It might also be a good idea to invest in a good-quality back-up server and cyber insurance, so that if any personal data is every compromised, your operations can simply switch to the back-up server without affecting your business. Cyber insurance will also help keep you covered in case any clients’ personal data is lost and costs are incurred.
Staff Awareness Without the awareness of your staff, no manner of cyber security measures will keep your business safe. 90% of breaches happen because of user interaction, most commonly through phishing scams. Sophisticated phishers can impersonate senior members of staff in your organisation and trick other employees into handing over login details, authorising bogus payments or redirecting bank transfers.
Ensuring that staff are made aware of how to identify phishing scams and even having experienced trainers come in to guide them through cyber security best practice may seem like a cost you can spare but will go far in keeping the walls around your business impenetrable.
Compliance The GDPR states that businesses who suffer a breach must alert the ICO and any customers who may have been affected within 72 hours of discovery. This is vital, and although fines could still be handed out for failure to prevent a breach, these fines will be much higher if the ICO discovers that you kept the information to yourself for longer than the 72 hour period.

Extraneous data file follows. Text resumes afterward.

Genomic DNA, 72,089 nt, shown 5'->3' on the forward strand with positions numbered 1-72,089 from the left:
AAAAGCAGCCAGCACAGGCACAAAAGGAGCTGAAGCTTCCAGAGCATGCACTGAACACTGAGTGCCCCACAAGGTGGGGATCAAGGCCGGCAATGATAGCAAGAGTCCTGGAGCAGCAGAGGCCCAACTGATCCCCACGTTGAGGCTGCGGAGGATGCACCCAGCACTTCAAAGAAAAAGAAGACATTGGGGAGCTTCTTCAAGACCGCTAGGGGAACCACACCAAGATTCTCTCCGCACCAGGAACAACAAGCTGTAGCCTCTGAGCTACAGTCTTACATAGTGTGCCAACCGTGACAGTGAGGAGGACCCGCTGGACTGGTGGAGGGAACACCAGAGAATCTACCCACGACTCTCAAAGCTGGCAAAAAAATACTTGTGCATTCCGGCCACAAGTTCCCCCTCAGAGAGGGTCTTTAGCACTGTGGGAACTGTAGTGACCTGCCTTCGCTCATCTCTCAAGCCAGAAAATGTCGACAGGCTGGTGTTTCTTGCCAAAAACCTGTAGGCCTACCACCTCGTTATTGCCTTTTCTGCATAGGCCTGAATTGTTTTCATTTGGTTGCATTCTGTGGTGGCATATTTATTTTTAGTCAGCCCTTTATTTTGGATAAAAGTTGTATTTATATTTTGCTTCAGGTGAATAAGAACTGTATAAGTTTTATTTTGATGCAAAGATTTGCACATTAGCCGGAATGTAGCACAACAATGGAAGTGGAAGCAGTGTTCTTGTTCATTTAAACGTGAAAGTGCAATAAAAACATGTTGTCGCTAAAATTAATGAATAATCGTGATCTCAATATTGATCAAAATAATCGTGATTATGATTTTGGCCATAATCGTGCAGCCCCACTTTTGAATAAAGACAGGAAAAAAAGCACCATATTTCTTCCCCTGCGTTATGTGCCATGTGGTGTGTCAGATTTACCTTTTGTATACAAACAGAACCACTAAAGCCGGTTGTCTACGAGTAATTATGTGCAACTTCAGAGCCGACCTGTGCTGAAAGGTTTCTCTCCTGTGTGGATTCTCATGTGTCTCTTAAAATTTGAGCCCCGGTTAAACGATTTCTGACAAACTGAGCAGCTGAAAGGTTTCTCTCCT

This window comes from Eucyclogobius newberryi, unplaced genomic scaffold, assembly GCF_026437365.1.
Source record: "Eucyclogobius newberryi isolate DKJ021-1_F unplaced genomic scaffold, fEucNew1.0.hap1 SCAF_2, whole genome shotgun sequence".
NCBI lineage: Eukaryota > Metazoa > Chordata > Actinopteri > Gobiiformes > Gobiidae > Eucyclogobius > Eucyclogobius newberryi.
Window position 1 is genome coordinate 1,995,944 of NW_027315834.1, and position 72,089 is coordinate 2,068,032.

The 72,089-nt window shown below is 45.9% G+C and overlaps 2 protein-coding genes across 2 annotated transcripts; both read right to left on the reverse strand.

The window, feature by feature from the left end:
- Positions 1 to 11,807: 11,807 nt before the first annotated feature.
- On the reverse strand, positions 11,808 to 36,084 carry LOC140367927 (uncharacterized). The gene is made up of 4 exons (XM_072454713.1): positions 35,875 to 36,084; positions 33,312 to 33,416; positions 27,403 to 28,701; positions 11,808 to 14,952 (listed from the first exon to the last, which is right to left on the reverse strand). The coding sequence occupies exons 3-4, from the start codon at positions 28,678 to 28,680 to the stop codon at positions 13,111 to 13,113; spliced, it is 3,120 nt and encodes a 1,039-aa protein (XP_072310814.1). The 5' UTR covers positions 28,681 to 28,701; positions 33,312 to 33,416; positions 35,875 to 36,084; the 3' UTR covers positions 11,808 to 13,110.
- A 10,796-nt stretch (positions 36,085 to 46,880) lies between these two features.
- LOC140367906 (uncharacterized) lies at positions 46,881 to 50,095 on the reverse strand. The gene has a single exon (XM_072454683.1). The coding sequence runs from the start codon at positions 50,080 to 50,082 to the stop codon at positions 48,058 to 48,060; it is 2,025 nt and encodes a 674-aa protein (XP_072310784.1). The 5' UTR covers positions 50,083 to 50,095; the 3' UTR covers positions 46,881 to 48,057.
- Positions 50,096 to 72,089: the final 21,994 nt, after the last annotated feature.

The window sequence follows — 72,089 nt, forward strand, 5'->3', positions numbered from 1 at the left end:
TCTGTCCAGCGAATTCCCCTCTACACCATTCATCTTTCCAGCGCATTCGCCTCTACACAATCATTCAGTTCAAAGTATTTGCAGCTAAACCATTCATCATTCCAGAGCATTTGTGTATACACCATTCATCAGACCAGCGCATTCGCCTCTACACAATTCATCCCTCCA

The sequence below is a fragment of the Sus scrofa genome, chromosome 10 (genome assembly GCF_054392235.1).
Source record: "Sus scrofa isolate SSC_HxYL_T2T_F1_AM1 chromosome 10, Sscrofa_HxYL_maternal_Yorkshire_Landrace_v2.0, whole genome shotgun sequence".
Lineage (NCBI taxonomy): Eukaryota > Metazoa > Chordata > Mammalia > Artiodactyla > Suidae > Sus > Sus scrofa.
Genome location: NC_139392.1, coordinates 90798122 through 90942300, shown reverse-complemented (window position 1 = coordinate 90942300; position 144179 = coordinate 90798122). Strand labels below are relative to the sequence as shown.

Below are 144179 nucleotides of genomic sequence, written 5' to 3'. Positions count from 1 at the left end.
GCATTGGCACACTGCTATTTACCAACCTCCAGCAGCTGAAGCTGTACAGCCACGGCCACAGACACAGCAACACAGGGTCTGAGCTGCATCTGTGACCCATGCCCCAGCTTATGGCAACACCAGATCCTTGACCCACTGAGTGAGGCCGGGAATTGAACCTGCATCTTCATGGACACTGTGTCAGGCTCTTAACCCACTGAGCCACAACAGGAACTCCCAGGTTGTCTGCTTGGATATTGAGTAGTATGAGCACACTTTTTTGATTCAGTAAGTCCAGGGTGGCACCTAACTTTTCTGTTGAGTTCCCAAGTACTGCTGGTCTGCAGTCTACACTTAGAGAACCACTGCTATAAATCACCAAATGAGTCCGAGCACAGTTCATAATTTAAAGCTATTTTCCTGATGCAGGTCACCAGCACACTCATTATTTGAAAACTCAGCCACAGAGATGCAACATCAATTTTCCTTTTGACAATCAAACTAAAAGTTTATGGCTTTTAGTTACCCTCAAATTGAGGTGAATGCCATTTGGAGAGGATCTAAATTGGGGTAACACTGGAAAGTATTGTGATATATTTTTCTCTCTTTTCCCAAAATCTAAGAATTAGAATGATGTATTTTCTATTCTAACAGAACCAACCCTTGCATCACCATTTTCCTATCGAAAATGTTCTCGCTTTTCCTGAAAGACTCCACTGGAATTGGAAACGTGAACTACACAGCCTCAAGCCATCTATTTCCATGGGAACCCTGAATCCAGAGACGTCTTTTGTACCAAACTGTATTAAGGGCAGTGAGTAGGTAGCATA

The average time it takes for an organisation to discover a breach is 229 days, so the actual time it takes for the breach to come to your attention isn’t going to work too poorly in your favour. However, regular reporting is likely to result in earlier identification which will not only help you save time and money, but will also be a great trust signal to your clients that you take protecting their data seriously.